Thanks for your question!
Matthew 28:19 Go ye therefore, and teach all nations, baptizing them in the name of the Father, and of the Son, and of the Holy Spirit:
In Acts 2 only the name of Jesus Christ is mentioned, but it seems sensible to conclude that one cannot be baptised into Christ without the active participation of the Father and his power.
Acts 2:38 Then Peter said unto them, Repent, and be baptized every one of you in the name of Jesus Christ for the remission of sins, and ye shall receive the gift of the Holy Spirit.
In Acts 8 it is described as baptism in ‘the name of the Lord Jesus’.
Acts 8:16 (For as yet he was fallen upon none of them: only they were baptized in the name of the Lord Jesus.)
In Acts 8 it is described as baptism in ‘the name of the Lord’.
Acts 10:48 And he commanded them to be baptized in the name of the Lord...
In Acts 19 it is described as baptism in ‘the name of the Lord Jesus’.
Acts 19:5 When they heard this, they were baptized in the name of the Lord Jesus.
In Acts 22 it is described as baptism ‘calling on the name of the Lord’.
Acts 22:16 And now why tarriest thou? arise, and be baptized, and wash away thy sins, calling on the name of the Lord.
In Romans 6 baptism is described as ‘into Jesus Christ’.
Romans 6:3 Know ye not, that so many of us as were baptized into Jesus Christ were baptized into his death?
In 1 Corinthians 1 baptism in the name of Christ is implied.
1 Corinthians 1:13 Is Christ divided? was Paul crucified for you? or were ye baptized in the name of Paul?
1 Corinthians 12 we are told we are baptised by, and made to drink into, one Spirit.
1 Corinthians 12:13 For by one Spirit are we all baptized into one body, whether we be Jews or Gentiles, whether we be bond or free; and have been all made to drink into one Spirit.
In 2 Corinthians 5 we are told that God (the Father) was in Christ, indicating that all that is done in the name of Christ is of necessity done in also in the Father’s name. Baptism in Christ involves reconciliation to God.
2 Corinthians 5:19 To wit, that God was in Christ, reconciling the world unto himself, not imputing their trespasses unto them; and hath committed unto us the word of reconciliation.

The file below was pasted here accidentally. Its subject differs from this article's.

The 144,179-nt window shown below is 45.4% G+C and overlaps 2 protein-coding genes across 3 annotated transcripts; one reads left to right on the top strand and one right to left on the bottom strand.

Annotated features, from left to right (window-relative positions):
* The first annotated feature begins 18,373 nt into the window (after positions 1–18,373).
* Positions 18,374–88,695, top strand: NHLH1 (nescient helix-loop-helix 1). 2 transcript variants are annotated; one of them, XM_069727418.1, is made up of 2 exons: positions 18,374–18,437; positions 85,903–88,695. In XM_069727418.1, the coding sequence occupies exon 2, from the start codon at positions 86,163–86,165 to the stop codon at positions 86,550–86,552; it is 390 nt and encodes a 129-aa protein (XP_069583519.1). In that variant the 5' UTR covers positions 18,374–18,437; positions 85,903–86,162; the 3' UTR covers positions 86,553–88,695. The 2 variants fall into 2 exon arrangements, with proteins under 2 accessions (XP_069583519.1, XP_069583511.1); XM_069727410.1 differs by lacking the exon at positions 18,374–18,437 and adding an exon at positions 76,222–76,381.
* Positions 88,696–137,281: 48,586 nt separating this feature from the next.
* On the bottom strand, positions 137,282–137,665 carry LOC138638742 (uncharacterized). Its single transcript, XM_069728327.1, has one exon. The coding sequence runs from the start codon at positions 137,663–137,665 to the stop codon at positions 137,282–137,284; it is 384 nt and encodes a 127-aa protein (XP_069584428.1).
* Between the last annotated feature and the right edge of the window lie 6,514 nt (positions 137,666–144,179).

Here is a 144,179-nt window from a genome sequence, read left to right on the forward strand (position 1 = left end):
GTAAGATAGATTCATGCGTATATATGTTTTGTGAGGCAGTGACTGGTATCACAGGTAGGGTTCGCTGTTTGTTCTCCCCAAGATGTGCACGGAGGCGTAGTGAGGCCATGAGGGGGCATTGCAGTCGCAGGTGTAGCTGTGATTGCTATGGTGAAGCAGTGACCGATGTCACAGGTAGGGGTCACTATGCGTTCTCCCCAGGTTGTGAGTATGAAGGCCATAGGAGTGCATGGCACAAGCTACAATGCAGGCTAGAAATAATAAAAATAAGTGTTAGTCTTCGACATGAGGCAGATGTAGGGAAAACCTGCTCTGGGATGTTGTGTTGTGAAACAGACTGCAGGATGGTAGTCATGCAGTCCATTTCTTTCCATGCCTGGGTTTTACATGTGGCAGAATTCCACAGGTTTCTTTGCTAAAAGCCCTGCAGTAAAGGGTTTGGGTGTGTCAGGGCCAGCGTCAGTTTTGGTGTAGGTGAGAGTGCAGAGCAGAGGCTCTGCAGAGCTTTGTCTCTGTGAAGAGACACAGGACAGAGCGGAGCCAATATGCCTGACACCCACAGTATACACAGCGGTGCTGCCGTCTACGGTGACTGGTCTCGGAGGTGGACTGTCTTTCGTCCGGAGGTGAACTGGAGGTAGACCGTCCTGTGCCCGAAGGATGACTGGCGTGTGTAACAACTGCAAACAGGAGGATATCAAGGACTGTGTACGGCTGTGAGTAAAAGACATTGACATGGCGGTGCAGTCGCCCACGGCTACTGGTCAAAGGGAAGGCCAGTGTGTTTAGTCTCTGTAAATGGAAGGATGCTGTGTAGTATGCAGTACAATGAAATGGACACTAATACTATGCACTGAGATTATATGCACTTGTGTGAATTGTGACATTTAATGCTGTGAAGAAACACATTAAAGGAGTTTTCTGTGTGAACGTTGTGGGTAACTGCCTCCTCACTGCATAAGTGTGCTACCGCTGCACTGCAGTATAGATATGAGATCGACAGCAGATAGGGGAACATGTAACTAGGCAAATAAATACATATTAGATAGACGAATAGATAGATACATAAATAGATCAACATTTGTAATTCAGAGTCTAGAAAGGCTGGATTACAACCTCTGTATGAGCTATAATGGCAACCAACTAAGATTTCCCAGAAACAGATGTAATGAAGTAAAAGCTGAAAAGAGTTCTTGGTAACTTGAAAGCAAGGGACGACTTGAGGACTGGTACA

In Galatians 3 it is described as baptism ‘into Christ’.
Galatians 3:27 For as many of you as have been baptized into Christ have put on Christ.
In Ephesians 1 we are told that everything is gathered together in Christ emphasising the reconciliation between heavenly and earthly things.
Ephesians 1:10 That in the dispensation of the fulness of times he might gather together in one all things in Christ, both which are in heaven, and which are on earth; even in him:
Ephesians 4 brings together The Father, the son (Lord) the Spirit with the one body, one hope, one faith, and one baptism. This seems to me to reconcile the commandment of Christ in Matthew that we started with, with what we have read elsewhere.
Ephesians 4:4 There is one body, and one Spirit, even as ye are called in one hope of your calling;
5 One Lord, one faith, one baptism,
6 One God and Father of all, who is above all, and through all, and in you all.
Everything we do must be done in the name of Christ and thanks given to God by him.
Colossians 3:17 And whatsoever ye do in word or deed, do all in the name of the Lord Jesus, giving thanks to God and the Father by him.
I conclude that ideally we should be baptised in the name of Jesus Christ but with the full formula of the words commanded by Christ being used:
‘in the name of the Father, and of the Son, and of the Holy Spirit’
This is not to say that the form of words is critical in baptism. What makes baptism valid is what we believe when we are baptised. If we understand and believe the truth, repent and are baptised by immersion, then baptism just ‘in the name of Jesus Christ’ will not invalidate our baptism.
There is no ‘magic formula’ in the words used, only a proper understanding of what we are doing matters.
I hope this helps,